Galbraith Appears Before Ron Paul Hearing on the Federal Reserve

Michael Stephens | May 10, 2012

Congressman Ron Paul held a subcommittee hearing on reform of the Federal Reserve system a couple days ago that featured testimony from Senior Scholar James Galbraith, Alice Rivlin, John Taylor, Jeffrey Herbener, and Peter Klein.  There were a wide variety of topics addressed, including the size of the Fed’s balance sheet, proposals to make the Fed an arm of the Treasury, and changes to FOMC governance.

Also raised was the question of whether to (formally) drop the employment side of the Fed’s dual mandate (because with unemployment at the dangerously low level of 8 percent and inflation sky high around 2 percent, clearly we’d be better off if the Fed were more like the ECB …).  As Galbraith recounts, he himself was part of the team that drafted the Humphrey-Hawkins Act (“at a time of acute theoretical conflict in economics,” he points out), and he offers his defense of the dual mandate here:

As for the decided and observable tilt toward the price stability arm of the dual mandate, Galbraith collaborated on a working paper a few years back that identified the “real reaction function” of the Fed:  an aversion to full employment (“after 1983 the Federal Reserve largely ceased reacting to inflation or high unemployment, but continued to react when unemployment fell ‘too low.'”).  Although the working paper only covers the period 1984-2003, it raises an interesting contemporary question: even if Congress produced a substantial fiscal stimulus or managed to keep public employment levels anywhere close to where they were in 2008, to what extent would the Fed accommodate the expansionary effects?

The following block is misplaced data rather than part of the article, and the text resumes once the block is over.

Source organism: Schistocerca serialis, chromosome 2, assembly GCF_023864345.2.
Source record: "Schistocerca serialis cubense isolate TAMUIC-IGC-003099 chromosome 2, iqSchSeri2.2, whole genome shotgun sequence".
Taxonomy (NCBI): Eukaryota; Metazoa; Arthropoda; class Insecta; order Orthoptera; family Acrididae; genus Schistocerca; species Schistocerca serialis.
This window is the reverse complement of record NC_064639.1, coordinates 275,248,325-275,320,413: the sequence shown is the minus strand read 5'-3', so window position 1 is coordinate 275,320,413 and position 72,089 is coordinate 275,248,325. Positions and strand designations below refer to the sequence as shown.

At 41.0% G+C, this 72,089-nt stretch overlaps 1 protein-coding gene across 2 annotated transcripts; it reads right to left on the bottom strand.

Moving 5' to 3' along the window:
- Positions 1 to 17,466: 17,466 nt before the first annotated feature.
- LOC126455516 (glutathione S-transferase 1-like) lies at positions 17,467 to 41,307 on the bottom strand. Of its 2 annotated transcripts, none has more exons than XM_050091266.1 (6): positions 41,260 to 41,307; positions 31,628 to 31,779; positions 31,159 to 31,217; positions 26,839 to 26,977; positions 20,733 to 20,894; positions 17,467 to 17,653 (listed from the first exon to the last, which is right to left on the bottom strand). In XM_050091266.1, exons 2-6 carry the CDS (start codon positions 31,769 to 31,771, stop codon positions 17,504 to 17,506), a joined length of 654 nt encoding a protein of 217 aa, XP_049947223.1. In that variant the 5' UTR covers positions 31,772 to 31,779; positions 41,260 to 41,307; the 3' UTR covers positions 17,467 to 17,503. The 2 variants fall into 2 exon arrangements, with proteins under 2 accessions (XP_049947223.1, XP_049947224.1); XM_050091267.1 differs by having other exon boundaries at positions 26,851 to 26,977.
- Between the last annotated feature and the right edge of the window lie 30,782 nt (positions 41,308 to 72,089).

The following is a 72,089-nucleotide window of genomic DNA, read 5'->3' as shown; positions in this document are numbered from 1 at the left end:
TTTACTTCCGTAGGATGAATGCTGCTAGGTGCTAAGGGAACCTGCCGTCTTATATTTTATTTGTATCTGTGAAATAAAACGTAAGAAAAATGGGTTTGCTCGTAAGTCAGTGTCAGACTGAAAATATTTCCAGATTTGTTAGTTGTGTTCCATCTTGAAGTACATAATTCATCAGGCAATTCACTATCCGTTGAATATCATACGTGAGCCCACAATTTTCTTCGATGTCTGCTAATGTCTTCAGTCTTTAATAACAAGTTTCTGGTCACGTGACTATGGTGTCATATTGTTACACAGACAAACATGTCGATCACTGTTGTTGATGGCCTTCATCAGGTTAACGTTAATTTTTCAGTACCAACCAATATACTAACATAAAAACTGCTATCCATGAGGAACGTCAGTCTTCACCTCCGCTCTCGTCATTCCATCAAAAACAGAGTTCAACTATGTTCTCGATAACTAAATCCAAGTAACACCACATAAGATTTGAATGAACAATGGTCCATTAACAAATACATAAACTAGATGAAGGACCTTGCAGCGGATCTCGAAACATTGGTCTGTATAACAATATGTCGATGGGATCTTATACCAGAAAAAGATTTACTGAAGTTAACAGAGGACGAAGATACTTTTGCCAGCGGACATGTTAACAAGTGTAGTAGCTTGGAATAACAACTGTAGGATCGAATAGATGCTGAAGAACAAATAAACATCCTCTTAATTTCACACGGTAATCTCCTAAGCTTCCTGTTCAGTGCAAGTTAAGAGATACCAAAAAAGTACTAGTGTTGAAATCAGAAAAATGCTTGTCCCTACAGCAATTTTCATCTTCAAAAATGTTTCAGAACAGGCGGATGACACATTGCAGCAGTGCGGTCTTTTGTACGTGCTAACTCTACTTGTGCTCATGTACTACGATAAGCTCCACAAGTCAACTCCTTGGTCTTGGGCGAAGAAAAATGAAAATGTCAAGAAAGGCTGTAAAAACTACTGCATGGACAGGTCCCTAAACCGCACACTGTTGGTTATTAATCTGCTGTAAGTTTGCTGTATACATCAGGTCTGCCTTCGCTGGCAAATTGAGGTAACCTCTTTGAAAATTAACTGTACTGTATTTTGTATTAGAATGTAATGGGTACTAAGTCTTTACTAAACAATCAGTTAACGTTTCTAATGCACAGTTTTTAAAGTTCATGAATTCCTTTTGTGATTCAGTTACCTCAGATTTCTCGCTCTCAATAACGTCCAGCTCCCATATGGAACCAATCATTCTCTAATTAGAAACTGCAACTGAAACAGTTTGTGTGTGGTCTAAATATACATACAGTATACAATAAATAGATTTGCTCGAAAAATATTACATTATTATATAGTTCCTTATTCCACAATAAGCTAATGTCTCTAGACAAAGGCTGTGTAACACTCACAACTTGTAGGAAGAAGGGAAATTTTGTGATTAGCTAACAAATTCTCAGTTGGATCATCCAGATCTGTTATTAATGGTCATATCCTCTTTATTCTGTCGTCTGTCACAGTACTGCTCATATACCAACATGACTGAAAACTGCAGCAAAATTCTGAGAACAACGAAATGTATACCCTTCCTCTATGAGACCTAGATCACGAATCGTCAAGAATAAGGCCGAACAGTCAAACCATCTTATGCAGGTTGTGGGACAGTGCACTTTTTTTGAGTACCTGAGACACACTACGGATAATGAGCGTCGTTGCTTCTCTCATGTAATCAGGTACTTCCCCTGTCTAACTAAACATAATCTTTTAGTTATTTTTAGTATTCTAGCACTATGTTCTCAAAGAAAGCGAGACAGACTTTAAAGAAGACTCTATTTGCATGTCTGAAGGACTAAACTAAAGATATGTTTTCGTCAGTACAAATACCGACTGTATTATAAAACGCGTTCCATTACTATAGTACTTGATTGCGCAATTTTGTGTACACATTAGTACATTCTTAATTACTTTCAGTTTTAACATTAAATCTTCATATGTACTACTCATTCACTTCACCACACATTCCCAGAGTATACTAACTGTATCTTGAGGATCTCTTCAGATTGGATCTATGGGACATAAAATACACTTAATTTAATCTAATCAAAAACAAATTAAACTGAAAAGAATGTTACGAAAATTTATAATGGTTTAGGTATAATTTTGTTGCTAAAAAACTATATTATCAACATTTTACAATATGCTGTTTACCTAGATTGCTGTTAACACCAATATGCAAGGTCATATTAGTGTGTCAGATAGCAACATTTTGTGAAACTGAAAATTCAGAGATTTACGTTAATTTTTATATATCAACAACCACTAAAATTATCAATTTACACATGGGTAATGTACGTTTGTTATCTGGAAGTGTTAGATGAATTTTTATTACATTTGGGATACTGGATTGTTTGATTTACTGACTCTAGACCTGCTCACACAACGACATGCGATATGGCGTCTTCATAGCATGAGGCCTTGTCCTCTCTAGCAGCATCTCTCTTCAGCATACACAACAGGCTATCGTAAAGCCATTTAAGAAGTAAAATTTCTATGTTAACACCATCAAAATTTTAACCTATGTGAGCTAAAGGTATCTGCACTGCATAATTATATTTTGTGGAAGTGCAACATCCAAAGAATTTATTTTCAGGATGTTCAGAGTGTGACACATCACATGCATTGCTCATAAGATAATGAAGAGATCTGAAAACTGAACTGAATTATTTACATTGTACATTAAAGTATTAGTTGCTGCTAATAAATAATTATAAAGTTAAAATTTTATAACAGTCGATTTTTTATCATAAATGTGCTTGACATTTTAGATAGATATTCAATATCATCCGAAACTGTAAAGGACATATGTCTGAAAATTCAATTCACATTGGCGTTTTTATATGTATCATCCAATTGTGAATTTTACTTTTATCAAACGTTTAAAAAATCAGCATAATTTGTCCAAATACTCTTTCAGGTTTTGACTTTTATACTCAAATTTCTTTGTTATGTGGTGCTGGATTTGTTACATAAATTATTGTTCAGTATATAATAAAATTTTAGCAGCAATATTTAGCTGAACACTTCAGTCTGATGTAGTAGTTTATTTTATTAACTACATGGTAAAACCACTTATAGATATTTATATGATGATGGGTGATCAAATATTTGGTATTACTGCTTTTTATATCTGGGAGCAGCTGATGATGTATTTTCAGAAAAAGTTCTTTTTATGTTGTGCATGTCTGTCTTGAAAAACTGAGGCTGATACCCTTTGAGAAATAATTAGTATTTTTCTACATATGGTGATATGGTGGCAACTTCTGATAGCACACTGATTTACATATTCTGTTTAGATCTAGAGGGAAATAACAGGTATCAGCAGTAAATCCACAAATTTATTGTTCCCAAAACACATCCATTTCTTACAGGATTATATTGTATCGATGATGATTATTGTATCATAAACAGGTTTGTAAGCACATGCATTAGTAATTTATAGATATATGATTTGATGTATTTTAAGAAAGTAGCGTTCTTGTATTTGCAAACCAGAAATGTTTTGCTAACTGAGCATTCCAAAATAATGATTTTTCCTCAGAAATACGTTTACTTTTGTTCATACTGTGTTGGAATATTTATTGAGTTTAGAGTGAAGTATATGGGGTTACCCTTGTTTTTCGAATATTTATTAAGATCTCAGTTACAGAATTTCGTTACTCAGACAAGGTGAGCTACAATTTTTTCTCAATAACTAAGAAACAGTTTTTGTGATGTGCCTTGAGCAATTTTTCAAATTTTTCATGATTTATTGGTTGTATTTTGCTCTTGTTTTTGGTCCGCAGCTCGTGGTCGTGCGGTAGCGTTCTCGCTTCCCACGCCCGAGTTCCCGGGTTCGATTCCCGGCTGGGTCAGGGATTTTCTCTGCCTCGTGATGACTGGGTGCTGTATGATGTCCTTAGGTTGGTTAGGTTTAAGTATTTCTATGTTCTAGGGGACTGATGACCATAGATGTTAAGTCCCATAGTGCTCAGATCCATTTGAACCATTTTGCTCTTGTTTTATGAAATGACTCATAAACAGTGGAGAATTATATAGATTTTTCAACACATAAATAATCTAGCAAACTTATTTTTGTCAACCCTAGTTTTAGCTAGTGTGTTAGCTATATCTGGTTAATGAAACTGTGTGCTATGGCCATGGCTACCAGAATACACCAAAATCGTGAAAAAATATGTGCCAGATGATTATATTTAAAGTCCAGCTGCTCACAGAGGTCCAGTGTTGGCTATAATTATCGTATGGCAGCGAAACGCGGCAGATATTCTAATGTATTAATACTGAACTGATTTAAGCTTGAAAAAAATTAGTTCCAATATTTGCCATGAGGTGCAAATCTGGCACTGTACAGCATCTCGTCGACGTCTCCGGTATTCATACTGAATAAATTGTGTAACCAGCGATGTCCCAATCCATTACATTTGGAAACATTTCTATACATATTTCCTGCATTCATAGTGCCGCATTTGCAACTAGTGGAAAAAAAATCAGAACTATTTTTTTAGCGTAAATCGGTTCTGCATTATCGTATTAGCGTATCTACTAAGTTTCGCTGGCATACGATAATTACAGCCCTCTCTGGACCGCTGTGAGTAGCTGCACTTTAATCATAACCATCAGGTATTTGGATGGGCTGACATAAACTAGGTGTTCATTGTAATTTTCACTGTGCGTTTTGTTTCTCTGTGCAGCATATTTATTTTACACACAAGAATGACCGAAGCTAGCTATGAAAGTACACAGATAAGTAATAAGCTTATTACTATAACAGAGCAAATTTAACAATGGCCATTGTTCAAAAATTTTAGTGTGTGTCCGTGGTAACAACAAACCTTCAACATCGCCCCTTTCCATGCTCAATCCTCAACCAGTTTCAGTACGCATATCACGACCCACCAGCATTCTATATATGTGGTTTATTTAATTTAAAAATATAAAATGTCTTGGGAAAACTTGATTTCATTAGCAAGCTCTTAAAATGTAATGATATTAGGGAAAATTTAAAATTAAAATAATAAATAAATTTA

Update:  Galbraith’s statement before the subcommittee can be read here.


3 Responses to “Galbraith Appears Before Ron Paul Hearing on the Federal Reserve”

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  1. Comment by TylerMay 12, 2012 at 10:41 am   Reply

    It appears the Fed operates under the popular assumption that low unemployment produces high inflation, an assumption which has been never been proven true in the entirety of American history. In fact, we have a very recent example of low unemployment producing low inflation, in the year 2000 when unemployment fell to 3.8 percent.
    I believe true full employment (an unemployment rate of 3 percent at the most) can be achieved without causing high inflation. Didn’t we put a man on the moon?

  2. Comment by Clonal Antibody — May 14, 2012 at 12:14 am   Reply

    I believe that the video URL has changed – the new URL is

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